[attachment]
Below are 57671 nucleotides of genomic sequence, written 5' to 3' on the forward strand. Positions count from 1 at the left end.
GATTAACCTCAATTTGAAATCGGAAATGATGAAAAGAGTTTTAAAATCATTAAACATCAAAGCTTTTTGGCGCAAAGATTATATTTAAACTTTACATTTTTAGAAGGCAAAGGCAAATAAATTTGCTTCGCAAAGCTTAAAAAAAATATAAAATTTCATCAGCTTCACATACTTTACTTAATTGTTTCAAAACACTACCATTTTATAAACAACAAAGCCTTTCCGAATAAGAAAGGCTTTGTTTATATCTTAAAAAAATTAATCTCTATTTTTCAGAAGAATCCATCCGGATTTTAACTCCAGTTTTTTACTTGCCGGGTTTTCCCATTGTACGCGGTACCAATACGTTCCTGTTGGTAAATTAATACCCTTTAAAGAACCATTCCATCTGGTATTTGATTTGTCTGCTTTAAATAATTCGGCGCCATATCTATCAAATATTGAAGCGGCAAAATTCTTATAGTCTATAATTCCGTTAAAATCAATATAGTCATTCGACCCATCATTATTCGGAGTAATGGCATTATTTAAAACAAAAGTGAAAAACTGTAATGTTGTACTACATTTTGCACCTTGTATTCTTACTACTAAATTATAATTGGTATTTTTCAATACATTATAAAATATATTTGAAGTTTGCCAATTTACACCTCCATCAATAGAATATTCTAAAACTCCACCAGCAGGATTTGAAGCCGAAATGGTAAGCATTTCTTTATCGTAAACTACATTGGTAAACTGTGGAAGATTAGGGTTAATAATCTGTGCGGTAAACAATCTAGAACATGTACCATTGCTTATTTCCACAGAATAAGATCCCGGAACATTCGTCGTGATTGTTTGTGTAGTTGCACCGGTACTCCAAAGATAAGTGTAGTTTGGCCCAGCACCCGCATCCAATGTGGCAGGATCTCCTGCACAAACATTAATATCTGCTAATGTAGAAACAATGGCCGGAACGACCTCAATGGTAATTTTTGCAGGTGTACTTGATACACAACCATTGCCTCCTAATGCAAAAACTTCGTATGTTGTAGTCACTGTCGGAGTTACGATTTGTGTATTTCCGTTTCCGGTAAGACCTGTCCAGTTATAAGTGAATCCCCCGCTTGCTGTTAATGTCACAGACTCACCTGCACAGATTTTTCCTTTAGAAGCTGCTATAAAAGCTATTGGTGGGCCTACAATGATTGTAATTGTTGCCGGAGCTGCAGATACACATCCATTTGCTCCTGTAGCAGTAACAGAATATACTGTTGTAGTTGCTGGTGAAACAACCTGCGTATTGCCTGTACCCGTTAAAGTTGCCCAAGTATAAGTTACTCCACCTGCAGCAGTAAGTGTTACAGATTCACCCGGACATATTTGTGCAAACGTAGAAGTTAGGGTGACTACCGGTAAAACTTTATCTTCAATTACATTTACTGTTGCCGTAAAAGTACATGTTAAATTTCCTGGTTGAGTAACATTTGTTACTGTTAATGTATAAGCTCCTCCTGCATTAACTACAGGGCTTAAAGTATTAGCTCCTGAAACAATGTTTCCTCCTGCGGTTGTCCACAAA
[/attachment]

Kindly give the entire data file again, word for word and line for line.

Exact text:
Below are 57671 nucleotides of genomic sequence, written 5' to 3' on the forward strand. Positions count from 1 at the left end.
GATTAACCTCAATTTGAAATCGGAAATGATGAAAAGAGTTTTAAAATCATTAAACATCAAAGCTTTTTGGCGCAAAGATTATATTTAAACTTTACATTTTTAGAAGGCAAAGGCAAATAAATTTGCTTCGCAAAGCTTAAAAAAAATATAAAATTTCATCAGCTTCACATACTTTACTTAATTGTTTCAAAACACTACCATTTTATAAACAACAAAGCCTTTCCGAATAAGAAAGGCTTTGTTTATATCTTAAAAAAATTAATCTCTATTTTTCAGAAGAATCCATCCGGATTTTAACTCCAGTTTTTTACTTGCCGGGTTTTCCCATTGTACGCGGTACCAATACGTTCCTGTTGGTAAATTAATACCCTTTAAAGAACCATTCCATCTGGTATTTGATTTGTCTGCTTTAAATAATTCGGCGCCATATCTATCAAATATTGAAGCGGCAAAATTCTTATAGTCTATAATTCCGTTAAAATCAATATAGTCATTCGACCCATCATTATTCGGAGTAATGGCATTATTTAAAACAAAAGTGAAAAACTGTAATGTTGTACTACATTTTGCACCTTGTATTCTTACTACTAAATTATAATTGGTATTTTTCAATACATTATAAAATATATTTGAAGTTTGCCAATTTACACCTCCATCAATAGAATATTCTAAAACTCCACCAGCAGGATTTGAAGCCGAAATGGTAAGCATTTCTTTATCGTAAACTACATTGGTAAACTGTGGAAGATTAGGGTTAATAATCTGTGCGGTAAACAATCTAGAACATGTACCATTGCTTATTTCCACAGAATAAGATCCCGGAACATTCGTCGTGATTGTTTGTGTAGTTGCACCGGTACTCCAAAGATAAGTGTAGTTTGGCCCAGCACCCGCATCCAATGTGGCAGGATCTCCTGCACAAACATTAATATCTGCTAATGTAGAAACAATGGCCGGAACGACCTCAATGGTAATTTTTGCAGGTGTACTTGATACACAACCATTGCCTCCTAATGCAAAAACTTCGTATGTTGTAGTCACTGTCGGAGTTACGATTTGTGTATTTCCGTTTCCGGTAAGACCTGTCCAGTTATAAGTGAATCCCCCGCTTGCTGTTAATGTCACAGACTCACCTGCACAGATTTTTCCTTTAGAAGCTGCTATAAAAGCTATTGGTGGGCCTACAATGATTGTAATTGTTGCCGGAGCTGCAGATACACATCCATTTGCTCCTGTAGCAGTAACAGAATATACTGTTGTAGTTGCTGGTGAAACAACCTGCGTATTGCCTGTACCCGTTAAAGTTGCCCAAGTATAAGTTACTCCACCTGCAGCAGTAAGTGTTACAGATTCACCCGGACATATTTGTGCAAACGTAGAAGTTAGGGTGACTACCGGTAAAACTTTATCTTCAATTACATTTACTGTTGCCGTAAAAGTACATGTTAAATTTCCTGGTTGAGTAACATTTGTTACTGTTAATGTATAAGCTCCTCCTGCATTAACTACAGGGCTTAAAGTATTAGCTCCTGAAACAATGTTTCCTCCTGCGGTTGTCCACAAA